- Excerpts from the journalist Michael Wolff’s upcoming book on President Donald Trump’s White House say that a spokesman for Trump’s legal team resigned because he feared that a meeting aboard Air Force One in July represented obstruction of justice.
- The Washington Post reported last year that while aboard Air Force One, Trump had dictated a misleading statement about a June 2016 Trump Tower meeting involving his son Donald Trump Jr., other campaign operatives, and a Russian lawyer.
- Several top White House staff members were either at the meeting or nearby, the excerpts say.
- Some have already questioned the veracity of some of Wolff’s reporting in the book.
A discussion aboard Air Force One last year about the response to reports of a June 2016 Trump Tower meeting prompted a spokesman for President Donald Trump’s legal team to quit, excerpts from an upcoming book on the Trump administration say.
The excerpts, published this week by several news organisations, from the journalist Michael Wolff’s book “Fire and Fury: Inside the Trump White House” say that the spokesman, Mark Corallo, told Wolff in private that he feared that the Air Force One meeting represented obstruction of justice.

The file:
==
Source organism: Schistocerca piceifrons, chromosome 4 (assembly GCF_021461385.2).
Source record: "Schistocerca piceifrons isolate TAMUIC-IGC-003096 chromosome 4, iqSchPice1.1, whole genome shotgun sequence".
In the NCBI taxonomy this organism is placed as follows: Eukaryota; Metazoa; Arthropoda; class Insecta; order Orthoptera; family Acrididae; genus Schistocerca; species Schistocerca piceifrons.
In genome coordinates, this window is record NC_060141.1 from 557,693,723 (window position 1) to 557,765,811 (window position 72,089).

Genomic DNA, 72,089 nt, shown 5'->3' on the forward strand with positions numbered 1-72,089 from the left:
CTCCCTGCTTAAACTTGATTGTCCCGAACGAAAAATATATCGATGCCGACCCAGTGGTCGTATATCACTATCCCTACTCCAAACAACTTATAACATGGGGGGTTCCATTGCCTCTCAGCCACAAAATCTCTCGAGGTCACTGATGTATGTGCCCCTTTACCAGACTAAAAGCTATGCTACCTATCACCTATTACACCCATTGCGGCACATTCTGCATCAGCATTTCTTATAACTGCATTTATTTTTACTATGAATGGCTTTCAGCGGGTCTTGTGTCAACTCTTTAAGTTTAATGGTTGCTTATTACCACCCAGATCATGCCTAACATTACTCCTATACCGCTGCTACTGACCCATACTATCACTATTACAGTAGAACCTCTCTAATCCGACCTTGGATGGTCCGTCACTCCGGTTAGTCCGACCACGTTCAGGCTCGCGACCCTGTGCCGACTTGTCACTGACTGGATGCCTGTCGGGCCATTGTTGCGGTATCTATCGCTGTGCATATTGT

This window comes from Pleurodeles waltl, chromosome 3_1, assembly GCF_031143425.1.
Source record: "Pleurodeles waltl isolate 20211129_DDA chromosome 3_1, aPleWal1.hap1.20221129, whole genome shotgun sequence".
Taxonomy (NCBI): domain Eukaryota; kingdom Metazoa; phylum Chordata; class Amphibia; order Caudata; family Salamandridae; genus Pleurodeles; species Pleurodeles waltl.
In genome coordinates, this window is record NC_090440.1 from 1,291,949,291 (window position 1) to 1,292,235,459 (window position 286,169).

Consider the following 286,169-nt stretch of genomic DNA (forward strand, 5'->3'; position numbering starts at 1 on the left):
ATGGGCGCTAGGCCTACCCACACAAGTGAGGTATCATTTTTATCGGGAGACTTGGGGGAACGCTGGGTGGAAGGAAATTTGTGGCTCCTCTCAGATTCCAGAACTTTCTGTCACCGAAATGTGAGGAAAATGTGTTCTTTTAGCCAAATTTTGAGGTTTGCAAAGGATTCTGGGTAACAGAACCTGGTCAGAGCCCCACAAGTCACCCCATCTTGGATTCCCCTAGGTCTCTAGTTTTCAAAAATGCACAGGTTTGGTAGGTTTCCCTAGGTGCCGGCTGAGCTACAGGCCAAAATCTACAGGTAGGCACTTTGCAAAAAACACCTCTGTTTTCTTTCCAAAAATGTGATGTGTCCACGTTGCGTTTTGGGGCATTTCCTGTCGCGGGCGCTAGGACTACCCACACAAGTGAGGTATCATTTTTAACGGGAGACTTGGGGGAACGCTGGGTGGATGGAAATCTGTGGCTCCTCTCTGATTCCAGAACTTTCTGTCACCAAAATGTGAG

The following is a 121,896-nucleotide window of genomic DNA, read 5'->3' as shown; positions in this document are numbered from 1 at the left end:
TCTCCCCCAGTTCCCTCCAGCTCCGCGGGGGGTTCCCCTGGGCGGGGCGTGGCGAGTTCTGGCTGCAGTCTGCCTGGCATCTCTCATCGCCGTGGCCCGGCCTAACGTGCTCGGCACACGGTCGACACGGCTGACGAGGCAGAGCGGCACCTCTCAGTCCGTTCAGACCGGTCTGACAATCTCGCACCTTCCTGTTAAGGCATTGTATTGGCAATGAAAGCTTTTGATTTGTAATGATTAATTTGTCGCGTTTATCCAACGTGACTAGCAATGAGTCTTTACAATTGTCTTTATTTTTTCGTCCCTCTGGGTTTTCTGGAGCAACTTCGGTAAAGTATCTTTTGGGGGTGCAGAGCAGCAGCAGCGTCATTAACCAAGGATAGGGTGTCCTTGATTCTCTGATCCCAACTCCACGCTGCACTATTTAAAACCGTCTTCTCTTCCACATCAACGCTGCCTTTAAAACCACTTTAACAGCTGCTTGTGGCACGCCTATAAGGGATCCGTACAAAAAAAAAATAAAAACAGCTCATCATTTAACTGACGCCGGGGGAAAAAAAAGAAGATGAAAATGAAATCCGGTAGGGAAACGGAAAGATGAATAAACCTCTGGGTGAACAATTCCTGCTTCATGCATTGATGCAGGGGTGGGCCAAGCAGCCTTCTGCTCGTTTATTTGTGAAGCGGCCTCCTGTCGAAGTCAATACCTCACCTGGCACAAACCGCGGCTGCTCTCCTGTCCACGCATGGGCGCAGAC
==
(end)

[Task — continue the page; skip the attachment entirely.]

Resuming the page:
The Washington Post reported last year that while aboard Air Force One on July 8 returning from the G-20 summit in Germany, Trump dictated a misleading statement about the meeting, in which his eldest son, Donald Trump Jr., and other campaign operatives met with a Russian lawyer.
Trump Jr. said in his initial statement that they had primarily discussed child adoption programs, but emails he released days later showed he had agreed to the meeting after being promised “dirt” on Hillary Clinton, the 2016 Democratic presidential nominee.
The excerpts from Wolff’s book say that Ivanka Trump, the president’s eldest daughter, and Jared Kushner, her husband – both White House advisers – were at the Air Force One meeting but that she left shortly afterward and Kushner did not take any notes.
Several other staff members – including Gary Cohn, the director of the National Economic Council, and H.R. McMaster, the national security adviser – were in a room nearby watching the Cohen brothers’ movie “Fargo,” the excerpts say.
While Wolff’s book, set to be released Tuesday, has already had a large impact in Washington and elicited statements from the president, some people, such as the former White House communications director Anthony Scaramucci, have called into question the veracity of his reporting.
NOW WATCH: Briefing videos
Business Insider Emails & Alerts
Site highlights each day to your inbox.